Also, while we participated in wine walk at the various wineries in downtown. They each have different offerings worth exploring and finding a particular wine you like. Along with the wineries is the Ole Smoky Moonshine Distillery. It’s a distillery offering mass-appeal flavored grain alcohol. Tastings are offered for a small cost, but the bartenders have fun and the drinks are strong but handled well.
I included Pigeon Forge and Sevierville as one section since their city limits often blur together. Most of the main highway thru both towns are dotted with dinner theatres, dollar outlet stores, min-golf courses, and pancake houses.
Worth visiting as sole attractions are the Titanic Museum. An exact replica with a self-guided tour and exhibits about the ill-fated voyage complete with docents in period costumes. The interactive features help you to have a fuller sense of what it would be like to be on the ship. You’re assigned a real passenger with a biography when you embark and find out at the end of the tour if you survived. As I mentioned, most of the main thoroughfare includes mini-golf courses and we chose to play at Prof. Hacker’s Mini-Golf Adventure. Each course has its theme, and Prof. Hacker is a geologist/archeologist and there’s clues about his adventures in each section of the course. Also, worth exploring and losing an entire day is the Tanger Outlets. Yes, it’s just a large outlet mall, but still good bargains at major retailers like Old Navy, Nike, Converse, and several others.
We found several restaurants worth recommending in Pigeon Forge/Sevierville. One that’s worth noting is the Apple Wood Restaurant & Grill. The restaurant is part of a larger compound that is included on the Apple Barn & Cider Mill location. The restaurant serves down-home comfort food. I had a massive club sandwich that was very filling. Add the complimentary apple fritters and Apple Julep (a combination of various fruit juices). We also made sure to visit the Old Mill Restaurant in Pigeon Forge. The restaurant includes an old grist-mill and several themed pioneer style shops. The menu includes more down-home vittles that include a cup of our Corn Chowder, corn fritters, salad, homemade mashed taters, green beans and a choice of desserts. Kentuckiana folks, think like Joe Huber’s. I had the Chicken Fried Steak, which was a double portion that was more than enough, and tender, and very peppery. The chowder was rich and full of vegetables. The corn fritters use a hush-puppy batter and are offered with a maple butter (think bacon & syrup together). We also ate at Big Daddy’s Pizzeria, they’re part of the co-branded pizza joint at Bennet’s BBQ in Gatlinburg. The location in Pigeon Forge is standalone. I had the meat combo pizza. It’s an woodfired hand-tossed crust with a mild tomato sauce.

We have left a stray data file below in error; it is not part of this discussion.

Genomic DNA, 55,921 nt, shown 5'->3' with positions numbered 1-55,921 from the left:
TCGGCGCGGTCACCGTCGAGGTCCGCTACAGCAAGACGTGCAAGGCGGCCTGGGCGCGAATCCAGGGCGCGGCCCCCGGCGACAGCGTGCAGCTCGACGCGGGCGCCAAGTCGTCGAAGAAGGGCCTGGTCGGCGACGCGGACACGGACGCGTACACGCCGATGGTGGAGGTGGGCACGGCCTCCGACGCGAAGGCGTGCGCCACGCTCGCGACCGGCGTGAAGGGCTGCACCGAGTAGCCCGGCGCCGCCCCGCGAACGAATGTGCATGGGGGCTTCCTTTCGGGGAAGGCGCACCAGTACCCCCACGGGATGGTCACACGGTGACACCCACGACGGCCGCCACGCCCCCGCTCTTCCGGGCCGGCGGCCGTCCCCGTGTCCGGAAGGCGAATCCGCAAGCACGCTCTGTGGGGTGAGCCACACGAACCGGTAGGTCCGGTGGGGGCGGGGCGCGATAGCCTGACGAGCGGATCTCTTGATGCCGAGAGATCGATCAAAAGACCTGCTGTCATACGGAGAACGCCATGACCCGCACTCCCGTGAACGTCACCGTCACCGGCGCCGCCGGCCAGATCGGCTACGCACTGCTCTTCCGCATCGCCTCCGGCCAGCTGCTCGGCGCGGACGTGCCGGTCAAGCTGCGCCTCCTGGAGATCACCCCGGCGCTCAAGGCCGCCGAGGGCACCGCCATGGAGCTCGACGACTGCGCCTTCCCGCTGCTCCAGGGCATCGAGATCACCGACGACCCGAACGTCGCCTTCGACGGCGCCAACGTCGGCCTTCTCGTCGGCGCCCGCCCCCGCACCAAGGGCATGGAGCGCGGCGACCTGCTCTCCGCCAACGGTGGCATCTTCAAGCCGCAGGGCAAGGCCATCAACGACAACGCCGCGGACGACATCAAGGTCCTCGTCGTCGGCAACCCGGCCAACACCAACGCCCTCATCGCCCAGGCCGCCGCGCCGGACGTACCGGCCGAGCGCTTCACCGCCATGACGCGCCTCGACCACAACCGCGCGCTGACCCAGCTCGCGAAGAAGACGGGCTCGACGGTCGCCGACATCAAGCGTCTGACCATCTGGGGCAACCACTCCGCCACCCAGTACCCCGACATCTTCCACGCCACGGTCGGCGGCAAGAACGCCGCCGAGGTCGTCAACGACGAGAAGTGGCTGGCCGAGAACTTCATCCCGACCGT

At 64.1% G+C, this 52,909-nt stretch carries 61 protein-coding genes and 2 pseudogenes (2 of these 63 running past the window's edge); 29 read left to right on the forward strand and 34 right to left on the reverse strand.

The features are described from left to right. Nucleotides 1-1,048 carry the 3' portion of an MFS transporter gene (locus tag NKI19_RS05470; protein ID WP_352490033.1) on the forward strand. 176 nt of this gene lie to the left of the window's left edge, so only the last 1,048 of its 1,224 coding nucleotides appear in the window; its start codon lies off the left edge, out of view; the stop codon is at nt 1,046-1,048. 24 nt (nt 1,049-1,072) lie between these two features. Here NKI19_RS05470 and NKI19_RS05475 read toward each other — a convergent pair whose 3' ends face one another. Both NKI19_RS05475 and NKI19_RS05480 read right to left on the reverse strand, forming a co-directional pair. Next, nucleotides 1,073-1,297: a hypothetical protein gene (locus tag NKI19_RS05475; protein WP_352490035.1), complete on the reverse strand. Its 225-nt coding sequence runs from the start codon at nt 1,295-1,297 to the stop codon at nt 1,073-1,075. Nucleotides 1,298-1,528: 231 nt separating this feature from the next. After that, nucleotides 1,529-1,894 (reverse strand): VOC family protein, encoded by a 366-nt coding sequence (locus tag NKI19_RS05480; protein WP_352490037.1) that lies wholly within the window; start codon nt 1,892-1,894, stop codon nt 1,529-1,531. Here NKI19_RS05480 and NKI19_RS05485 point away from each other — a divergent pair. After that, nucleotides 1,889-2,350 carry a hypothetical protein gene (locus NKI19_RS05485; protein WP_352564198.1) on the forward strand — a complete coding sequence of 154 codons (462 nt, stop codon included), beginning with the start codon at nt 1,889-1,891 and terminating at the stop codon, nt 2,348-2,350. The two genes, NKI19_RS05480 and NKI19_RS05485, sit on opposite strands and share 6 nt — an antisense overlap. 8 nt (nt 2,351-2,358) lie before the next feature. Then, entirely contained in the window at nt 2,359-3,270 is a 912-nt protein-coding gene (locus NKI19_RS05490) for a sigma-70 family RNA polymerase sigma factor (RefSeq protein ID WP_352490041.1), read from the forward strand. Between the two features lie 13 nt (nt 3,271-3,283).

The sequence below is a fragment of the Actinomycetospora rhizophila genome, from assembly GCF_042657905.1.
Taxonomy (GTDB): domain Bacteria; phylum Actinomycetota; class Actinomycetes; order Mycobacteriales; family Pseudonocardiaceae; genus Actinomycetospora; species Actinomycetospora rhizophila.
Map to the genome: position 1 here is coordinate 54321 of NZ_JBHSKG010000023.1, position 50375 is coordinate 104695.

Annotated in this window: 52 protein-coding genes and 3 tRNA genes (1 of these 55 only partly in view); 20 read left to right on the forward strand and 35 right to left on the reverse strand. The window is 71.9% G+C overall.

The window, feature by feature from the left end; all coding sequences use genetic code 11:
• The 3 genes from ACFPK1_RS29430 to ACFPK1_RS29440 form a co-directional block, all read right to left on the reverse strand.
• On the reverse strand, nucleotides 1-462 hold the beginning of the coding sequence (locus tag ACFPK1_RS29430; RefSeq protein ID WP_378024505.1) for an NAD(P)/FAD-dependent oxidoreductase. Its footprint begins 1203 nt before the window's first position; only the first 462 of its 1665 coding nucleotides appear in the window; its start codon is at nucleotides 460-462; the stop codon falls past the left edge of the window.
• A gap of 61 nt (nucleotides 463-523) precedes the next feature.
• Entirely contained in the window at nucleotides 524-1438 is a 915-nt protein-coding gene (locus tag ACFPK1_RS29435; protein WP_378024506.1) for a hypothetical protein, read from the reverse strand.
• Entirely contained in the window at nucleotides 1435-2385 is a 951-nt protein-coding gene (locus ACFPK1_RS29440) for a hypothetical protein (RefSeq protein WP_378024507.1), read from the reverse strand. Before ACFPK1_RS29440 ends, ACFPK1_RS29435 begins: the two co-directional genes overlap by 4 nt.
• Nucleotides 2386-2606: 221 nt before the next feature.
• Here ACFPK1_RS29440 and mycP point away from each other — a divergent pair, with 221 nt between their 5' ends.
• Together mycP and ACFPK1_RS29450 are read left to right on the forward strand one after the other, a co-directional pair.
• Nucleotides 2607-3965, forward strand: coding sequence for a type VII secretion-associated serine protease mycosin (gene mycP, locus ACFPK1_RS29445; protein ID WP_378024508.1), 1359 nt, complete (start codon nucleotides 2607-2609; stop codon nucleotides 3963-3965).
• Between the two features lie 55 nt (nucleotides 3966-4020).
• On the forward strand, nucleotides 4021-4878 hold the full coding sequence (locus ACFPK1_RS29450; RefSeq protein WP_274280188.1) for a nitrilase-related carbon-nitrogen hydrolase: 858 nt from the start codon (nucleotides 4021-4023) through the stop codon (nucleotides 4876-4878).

Of course, we took in more attractions and restaurants while we were there, and I’m sure if I make a return trip, I’ll find new places worth visiting.
Be sure to look out for the locals while visiting. They especially like coming to see what the tourists have brought for them to rummage through. They’re a little fierce and sometimes grumpy so approach them with caution.
What about you…are the mountains calling you too?